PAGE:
Press Articles of Raju Chainani (2000)

 

Squashing glory

By Raju Chainani
Mid-day 11-1-2000

MAHARASHTRA squash was on a high in the year 2000. The juniors won five of the seven titles at the nationals and the seniors provided the icing on the cake with a clear-cut victory in the interstate championship. Manish Chotrani, Bikram Uberoi, Mekhala Subedar and Priyanka Yadav had their moments of glory on the senior circuit. It was, however, the little ones who stood out. Vikram Malhotra, Jay Bhagat, Jay Dalai, Mihir Sheth, Maneek Mathur, Nikhil and Vir Seth, Sahil Vora, Supreet Singh. Aditya Manjrekar, Bipin Batra, Karanpal Sethi, Junaid Nathani, Vishal and Mihir Kapoor, Ishaan Balwani, the Jindal boys, Rachita Vora. Alisha Mashruwalla and Natasha Lal... they were the ones fighting it out at many an event. The results were by no means a foregone conclusion a healthy sign for the sport. If one were to handpick three from this lot, it would be Vikram Malhotra, Sahil Vora and Alisha Mashruwalla. Interestingly, Vora opted out of the under-17 category and chose to play the under-19 event at the nationals. He reached the semi-finals and is in line for a place in the squad for the Asian juniors.

There was success for Malhotra and Mashruwalla at the Hong Kong Junior Open. Last week there was a fourth place finish for little Ishaan Balwani at the Scottish Junior Open, where the arctic conditions did not dampen his spirit. Such keenness, such application, such results make the association, parents and supporters look with a sense of pride to the future.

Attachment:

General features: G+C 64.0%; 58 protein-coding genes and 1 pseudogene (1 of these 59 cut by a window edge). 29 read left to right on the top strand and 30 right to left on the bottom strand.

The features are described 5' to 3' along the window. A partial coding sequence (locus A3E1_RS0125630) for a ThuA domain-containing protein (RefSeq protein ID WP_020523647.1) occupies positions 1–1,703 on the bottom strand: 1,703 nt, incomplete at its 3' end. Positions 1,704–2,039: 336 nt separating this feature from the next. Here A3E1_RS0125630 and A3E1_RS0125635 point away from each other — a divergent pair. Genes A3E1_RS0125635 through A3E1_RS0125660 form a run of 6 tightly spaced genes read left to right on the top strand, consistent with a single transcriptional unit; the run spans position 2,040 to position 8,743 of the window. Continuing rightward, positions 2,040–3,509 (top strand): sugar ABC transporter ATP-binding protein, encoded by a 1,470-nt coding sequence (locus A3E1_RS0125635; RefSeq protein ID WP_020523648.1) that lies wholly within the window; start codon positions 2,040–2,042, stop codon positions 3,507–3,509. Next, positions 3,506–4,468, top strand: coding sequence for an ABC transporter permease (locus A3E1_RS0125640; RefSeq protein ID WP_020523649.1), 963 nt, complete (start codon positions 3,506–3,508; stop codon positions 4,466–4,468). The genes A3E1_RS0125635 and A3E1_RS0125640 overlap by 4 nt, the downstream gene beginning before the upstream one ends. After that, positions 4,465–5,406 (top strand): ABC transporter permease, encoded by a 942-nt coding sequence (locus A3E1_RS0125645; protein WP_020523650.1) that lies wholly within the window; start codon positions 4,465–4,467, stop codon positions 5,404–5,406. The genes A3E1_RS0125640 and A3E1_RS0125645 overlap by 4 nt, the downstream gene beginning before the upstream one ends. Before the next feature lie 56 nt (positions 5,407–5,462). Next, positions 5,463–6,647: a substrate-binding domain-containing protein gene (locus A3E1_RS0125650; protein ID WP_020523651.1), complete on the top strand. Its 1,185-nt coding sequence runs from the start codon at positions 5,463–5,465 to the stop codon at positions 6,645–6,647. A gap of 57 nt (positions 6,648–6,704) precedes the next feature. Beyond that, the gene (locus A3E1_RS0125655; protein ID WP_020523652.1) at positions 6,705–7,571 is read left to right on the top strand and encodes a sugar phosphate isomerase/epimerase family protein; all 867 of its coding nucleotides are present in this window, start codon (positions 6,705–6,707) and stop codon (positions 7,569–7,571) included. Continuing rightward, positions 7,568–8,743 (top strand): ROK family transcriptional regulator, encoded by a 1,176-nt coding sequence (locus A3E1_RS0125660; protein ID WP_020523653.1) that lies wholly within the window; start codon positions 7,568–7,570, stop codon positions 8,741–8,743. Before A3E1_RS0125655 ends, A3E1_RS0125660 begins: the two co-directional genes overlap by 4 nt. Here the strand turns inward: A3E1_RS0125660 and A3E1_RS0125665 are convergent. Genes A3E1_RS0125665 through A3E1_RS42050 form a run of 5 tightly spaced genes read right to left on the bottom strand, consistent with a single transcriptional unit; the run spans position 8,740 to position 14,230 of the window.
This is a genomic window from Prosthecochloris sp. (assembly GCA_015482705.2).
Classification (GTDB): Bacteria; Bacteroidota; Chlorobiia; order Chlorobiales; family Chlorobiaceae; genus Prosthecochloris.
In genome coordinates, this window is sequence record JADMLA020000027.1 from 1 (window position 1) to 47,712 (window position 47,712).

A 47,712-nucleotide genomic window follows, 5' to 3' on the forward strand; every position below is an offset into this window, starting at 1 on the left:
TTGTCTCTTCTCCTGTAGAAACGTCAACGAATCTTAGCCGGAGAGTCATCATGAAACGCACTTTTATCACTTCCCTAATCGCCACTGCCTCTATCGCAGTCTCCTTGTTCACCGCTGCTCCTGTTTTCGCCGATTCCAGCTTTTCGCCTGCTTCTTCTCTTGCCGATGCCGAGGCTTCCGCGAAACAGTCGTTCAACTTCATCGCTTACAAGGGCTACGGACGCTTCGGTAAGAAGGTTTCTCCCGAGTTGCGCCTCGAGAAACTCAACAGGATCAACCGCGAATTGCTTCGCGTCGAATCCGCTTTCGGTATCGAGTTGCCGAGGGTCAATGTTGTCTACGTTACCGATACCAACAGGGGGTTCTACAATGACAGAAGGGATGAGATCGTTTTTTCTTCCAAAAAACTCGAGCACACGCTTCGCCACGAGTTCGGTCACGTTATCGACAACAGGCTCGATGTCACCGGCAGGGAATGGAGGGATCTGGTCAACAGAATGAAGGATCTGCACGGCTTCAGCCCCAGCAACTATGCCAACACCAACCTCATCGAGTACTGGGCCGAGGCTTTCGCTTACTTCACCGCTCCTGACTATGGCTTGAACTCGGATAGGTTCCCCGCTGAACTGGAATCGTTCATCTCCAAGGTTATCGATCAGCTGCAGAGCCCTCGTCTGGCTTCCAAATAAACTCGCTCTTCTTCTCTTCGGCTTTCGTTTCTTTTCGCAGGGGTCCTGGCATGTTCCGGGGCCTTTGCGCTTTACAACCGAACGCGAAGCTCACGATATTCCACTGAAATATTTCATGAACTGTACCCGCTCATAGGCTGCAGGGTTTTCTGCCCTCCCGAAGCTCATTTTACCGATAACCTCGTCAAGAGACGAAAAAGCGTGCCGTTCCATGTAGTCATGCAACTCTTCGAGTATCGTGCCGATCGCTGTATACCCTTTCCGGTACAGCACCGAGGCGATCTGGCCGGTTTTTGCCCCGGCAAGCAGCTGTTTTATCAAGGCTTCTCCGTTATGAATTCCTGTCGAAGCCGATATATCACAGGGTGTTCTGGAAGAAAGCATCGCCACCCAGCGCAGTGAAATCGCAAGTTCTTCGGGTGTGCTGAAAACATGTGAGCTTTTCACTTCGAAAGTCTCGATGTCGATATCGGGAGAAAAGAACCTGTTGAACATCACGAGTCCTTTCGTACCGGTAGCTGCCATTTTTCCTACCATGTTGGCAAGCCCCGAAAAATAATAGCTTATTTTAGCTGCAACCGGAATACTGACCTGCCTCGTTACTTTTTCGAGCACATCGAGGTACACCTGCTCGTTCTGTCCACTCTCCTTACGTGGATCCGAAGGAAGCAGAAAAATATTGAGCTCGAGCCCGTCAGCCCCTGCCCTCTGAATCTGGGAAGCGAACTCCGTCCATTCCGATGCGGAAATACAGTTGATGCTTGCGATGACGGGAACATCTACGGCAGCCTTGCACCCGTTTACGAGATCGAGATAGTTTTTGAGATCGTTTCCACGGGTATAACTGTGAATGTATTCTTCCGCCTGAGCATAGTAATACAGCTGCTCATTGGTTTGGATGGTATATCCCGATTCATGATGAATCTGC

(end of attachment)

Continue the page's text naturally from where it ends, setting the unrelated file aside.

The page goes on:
There were more tournaments in Mumbai for the kids and the seniors. The Hong Kong Bank-sponsored Maharashtra State Open had a record purse of Rs 450,000. The RaboBank Indian Junior Open, the Little Masters and the Otters Junior Open gave the younger lot plenty to play for. Air-India came in with a junior satellite and there were seven tickets on offer for the respective age-group winners. The Motilal Sanghi inter-club event has become part of lore and continues to grow every year. Coaching schemes increased and, towards end of the year, world-renowned Chris Clark conducted a clinic for the kids. The Indian Squash Professionals put together a series of events and, for the first time, there was a tournament in Kolhapur.

As 2001 moves into the second gear, there are positive movements towards the public courts. The eggs have not been put in one basket. Instead, several leading lights have been approached and it is all looking good. The recent elections of the Squash Racquets Association of Maharashtra (SRAM) saw Khalid A-H Ansari and his team be re-elected to another term of office by a thumping 9-1 majority.

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